When I was a teenager, I'd jump on the subway from Brooklyn to the East Village in Manhattan to follow around skater boys like a puppy. During some of those trips, I nervously found myself in underground illegal studios, watching the boys get tattooed. This was way before the NYC tattoo ban was lifted in 1997. It was a time when I felt a certain awe and trepidation when I walked into those studios. But there was one shop, a storefront on St. Marks Place, that none of us dared to try to get in -- and probably wouldn't be let in if we wanted to: Fun City Tattoo, which belonged to tattoo outlaw Jonathan Shaw.
Shaw had the reputation of being a great artist and even greater badass. His reputation, on both counts, drew celebrities like Johnny Depp, Iggy Pop, and Jim Jarmusch. There's a great account, which Shaw told The Telegraph, on his tattoo pact with these celebs. Here's a bit from that:
Around 2005, Shaw sold Fun City to Michelle Myles & Brad Fink, who own Daredevil Tattoo, in order to dedicate his time to writing. [Myles & Fink later sold Fun City to "Big Steve" Pendone, who apprenticed under Shaw.]
In 2008, Shaw's debut novel, Narcisa: Our Lady of Ashes, was released and became a cult classic. As Rolling Stone recently reported, a few years ago, Shaw was at Johnny Depp's home when Depp told him that he was starting an imprint with publishers HarperCollins and wanted to re-release Narcisa. Shaw's reworked version of the original novel was released in March, and Shaw is on a highly publicized book tour.
A description of the novel on HarperCollins site says:
In the wild backwaters of Rio de Janeiro and New York, motorcycle-riding, nomadic outlaw poet Ignacio Valencia Lobos--known as Cigano--attempts in vain to curb the unhinged habits of his lover Narcisa, a crack-smoking philosopher prostitute. Though he knows they will destroy each other, Narcisa is an exquisite poison he cannot resist. As they navigate the chaos of her downward spiral--dragged deeper by the gravity of drugs, burglaries and violence, Cigano recounts a love affair doomed by insanity, dysfunction, and vice.
With Narcisa: Our Lady of Ashes, Shaw has been compared to Charles Bukowski, William S. Burroughs, and Hunter S. Thompson. The novel can be found in major and indie booksellers. I just purchased my copy online at HarperCollins.
Check Shaw's Facebook fan page for readings and also tattoo guest spot dates.
Johnny Depp being tattooed by Jonathan Shaw in Paris in 1998.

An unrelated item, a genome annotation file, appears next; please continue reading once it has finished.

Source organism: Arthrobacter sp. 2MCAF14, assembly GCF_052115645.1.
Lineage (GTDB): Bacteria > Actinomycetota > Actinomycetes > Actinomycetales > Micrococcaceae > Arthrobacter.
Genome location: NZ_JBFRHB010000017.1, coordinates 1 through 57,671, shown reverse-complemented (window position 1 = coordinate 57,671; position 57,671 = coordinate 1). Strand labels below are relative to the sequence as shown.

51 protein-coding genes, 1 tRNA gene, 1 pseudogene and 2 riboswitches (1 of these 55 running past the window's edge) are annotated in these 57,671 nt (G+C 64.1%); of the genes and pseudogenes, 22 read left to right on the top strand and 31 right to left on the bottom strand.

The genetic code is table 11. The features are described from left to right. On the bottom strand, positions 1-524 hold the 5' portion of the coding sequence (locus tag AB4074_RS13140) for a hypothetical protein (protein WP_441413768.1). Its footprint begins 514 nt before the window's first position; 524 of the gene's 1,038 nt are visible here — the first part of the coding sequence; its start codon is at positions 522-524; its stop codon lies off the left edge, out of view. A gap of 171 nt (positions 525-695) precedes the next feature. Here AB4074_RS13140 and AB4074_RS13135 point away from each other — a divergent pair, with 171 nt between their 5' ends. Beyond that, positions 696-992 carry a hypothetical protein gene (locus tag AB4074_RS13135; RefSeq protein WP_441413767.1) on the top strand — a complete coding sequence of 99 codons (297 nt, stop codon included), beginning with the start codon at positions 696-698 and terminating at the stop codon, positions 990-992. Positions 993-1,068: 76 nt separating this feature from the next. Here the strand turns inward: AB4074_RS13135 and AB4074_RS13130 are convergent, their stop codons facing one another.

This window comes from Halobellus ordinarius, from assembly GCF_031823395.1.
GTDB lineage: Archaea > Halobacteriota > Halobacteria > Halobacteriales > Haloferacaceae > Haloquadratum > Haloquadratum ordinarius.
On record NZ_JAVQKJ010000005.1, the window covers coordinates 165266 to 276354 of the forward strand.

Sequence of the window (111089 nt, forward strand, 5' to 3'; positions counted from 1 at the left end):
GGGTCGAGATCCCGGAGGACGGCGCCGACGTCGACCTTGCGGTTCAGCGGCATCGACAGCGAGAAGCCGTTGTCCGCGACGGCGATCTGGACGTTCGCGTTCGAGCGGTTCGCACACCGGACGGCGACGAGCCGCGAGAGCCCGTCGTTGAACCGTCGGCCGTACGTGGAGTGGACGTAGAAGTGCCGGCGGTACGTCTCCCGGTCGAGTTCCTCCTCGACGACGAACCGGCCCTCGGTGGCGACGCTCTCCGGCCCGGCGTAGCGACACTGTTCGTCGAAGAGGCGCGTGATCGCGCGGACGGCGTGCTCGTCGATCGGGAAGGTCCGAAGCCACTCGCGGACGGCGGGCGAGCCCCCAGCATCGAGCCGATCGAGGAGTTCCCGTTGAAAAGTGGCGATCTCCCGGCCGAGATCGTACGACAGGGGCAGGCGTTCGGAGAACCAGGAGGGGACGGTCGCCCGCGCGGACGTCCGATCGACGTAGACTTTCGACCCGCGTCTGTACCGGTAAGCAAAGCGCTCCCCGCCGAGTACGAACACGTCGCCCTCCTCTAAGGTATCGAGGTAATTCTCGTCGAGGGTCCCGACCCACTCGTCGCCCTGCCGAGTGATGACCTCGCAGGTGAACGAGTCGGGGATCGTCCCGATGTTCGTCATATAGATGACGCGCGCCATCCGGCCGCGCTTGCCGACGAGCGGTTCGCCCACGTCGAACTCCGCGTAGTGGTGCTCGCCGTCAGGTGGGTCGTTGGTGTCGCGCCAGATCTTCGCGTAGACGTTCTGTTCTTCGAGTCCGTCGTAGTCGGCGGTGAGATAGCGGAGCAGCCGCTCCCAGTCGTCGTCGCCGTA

The December/January issue of Inked Mag is now out and along with beautiful heavily tattooed women in lesser and lesser states of undress (it is a men's "lifestyle" mag after all), there are a number of features you got to check out, especially because we wrote them.
Our Patrick Sullivan has a great feature on how technology is changing tattooing including the new air-pressured tattoo machine and one-shot laser removal inks.
There are the party photos from my Black Tattoo Art book release shindig at Tattoo Culture.
And my Icon interview with Brad Fink, the most fun I've had interviewing a tattoo artist in a while. Here's a snippet as to why:
[As a young tattoo apprentice] Did you have to clean toilets and all the nasty stuff?
I did it but it wasn't Mitch telling me to do all the disgusting things. It was me knowing it needed to be done and doing it myself. This leads to my disdain for the younger generation coming into tattooing today. Back then there were no references or all the information on the Internet that is readily available. Back then, I had to search and search for it. I had to go to the library, seek out Easy Rider tattoo magazines and Ed Hardy's Tattoo Time series. Today, there are instructional DVDs and all this crap on how to tattoo. They even have premade needles now. When I started, I had to get to the shop two hours early to make my needles for the day or next two days. Today, people get very good in a short time, and there's this sense of entitlement young people have in the business that everything should be handed to them.
We didn't have a "shop person" back then to wipe people's asses. Today, these kids want to come in, do their tattoos, and leave. Back then, I had to make needles, clean the shop, stock my station, and answer the phones.
Did you also walk miles in the snow to the shop barefoot back in your day? [laughs]
Yes, I did! I wrecked enough cars by 17 years old and my insurance was cancelled, so as a matter of fact, I had to ride a bicycle or walk to the shop. Yes, Marisa, I did have to walk to work in the snow. [laughs]
Now you have a young apprentice. What lessons are you passing down?
I teach him life lessons! That there's more to tattooing than actual tattooing. I teach him everything from adapting to every quirky personality that walks through that door without those people you would have nothing. I'm teaching loyalty and respect. I want him to know the history and how tattooing got to this level.
Brad splits his time between his three studios, DareDevil and Fun City in NYC, which he co-owns with Michelle Myles; and Iron Age in St. Louis, which he co-owns with Mark Andrews and spends most his time. Brad is also a partner in Me Against The World clothing, a new advertiser to N+S.